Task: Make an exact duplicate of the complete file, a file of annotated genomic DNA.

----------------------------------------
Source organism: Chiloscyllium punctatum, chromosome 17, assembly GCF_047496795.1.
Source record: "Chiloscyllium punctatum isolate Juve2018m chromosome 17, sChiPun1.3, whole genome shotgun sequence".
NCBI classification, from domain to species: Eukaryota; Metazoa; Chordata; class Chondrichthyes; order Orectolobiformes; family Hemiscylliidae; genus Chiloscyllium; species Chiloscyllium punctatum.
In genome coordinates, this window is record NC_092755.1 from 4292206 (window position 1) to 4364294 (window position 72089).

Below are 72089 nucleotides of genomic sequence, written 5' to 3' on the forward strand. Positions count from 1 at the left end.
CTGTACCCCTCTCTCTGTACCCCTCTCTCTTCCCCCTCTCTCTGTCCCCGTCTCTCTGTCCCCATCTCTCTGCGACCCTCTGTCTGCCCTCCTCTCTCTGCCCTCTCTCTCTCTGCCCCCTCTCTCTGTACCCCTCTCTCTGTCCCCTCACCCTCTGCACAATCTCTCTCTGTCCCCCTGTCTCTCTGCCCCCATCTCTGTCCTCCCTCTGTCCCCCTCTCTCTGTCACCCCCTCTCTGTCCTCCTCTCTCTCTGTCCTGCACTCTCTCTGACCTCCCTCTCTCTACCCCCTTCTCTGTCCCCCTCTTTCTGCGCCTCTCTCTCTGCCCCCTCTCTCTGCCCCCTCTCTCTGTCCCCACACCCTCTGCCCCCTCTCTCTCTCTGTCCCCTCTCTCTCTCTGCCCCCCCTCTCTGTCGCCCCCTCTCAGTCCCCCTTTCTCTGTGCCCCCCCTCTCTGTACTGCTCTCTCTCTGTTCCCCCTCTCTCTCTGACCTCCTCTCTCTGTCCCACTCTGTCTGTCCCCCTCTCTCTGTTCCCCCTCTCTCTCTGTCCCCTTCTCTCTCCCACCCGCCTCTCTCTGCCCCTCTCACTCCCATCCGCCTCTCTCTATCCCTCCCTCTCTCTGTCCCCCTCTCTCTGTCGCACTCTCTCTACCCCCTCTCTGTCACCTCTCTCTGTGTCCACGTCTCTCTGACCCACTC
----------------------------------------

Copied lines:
Source organism: Chiloscyllium punctatum, chromosome 17, assembly GCF_047496795.1.
Source record: "Chiloscyllium punctatum isolate Juve2018m chromosome 17, sChiPun1.3, whole genome shotgun sequence".
NCBI classification, from domain to species: Eukaryota; Metazoa; Chordata; class Chondrichthyes; order Orectolobiformes; family Hemiscylliidae; genus Chiloscyllium; species Chiloscyllium punctatum.
In genome coordinates, this window is record NC_092755.1 from 4292206 (window position 1) to 4364294 (window position 72089).

Below are 72089 nucleotides of genomic sequence, written 5' to 3' on the forward strand. Positions count from 1 at the left end.
CTGTACCCCTCTCTCTGTACCCCTCTCTCTTCCCCCTCTCTCTGTCCCCGTCTCTCTGTCCCCATCTCTCTGCGACCCTCTGTCTGCCCTCCTCTCTCTGCCCTCTCTCTCTCTGCCCCCTCTCTCTGTACCCCTCTCTCTGTCCCCTCACCCTCTGCACAATCTCTCTCTGTCCCCCTGTCTCTCTGCCCCCATCTCTGTCCTCCCTCTGTCCCCCTCTCTCTGTCACCCCCTCTCTGTCCTCCTCTCTCTCTGTCCTGCACTCTCTCTGACCTCCCTCTCTCTACCCCCTTCTCTGTCCCCCTCTTTCTGCGCCTCTCTCTCTGCCCCCTCTCTCTGCCCCCTCTCTCTGTCCCCACACCCTCTGCCCCCTCTCTCTCTCTGTCCCCTCTCTCTCTCTGCCCCCCCTCTCTGTCGCCCCCTCTCAGTCCCCCTTTCTCTGTGCCCCCCCTCTCTGTACTGCTCTCTCTCTGTTCCCCCTCTCTCTCTGACCTCCTCTCTCTGTCCCACTCTGTCTGTCCCCCTCTCTCTGTTCCCCCTCTCTCTCTGTCCCCTTCTCTCTCCCACCCGCCTCTCTCTGCCCCTCTCACTCCCATCCGCCTCTCTCTATCCCTCCCTCTCTCTGTCCCCCTCTCTCTGTCGCACTCTCTCTACCCCCTCTCTGTCACCTCTCTCTGTGTCCACGTCTCTCTGACCCACTC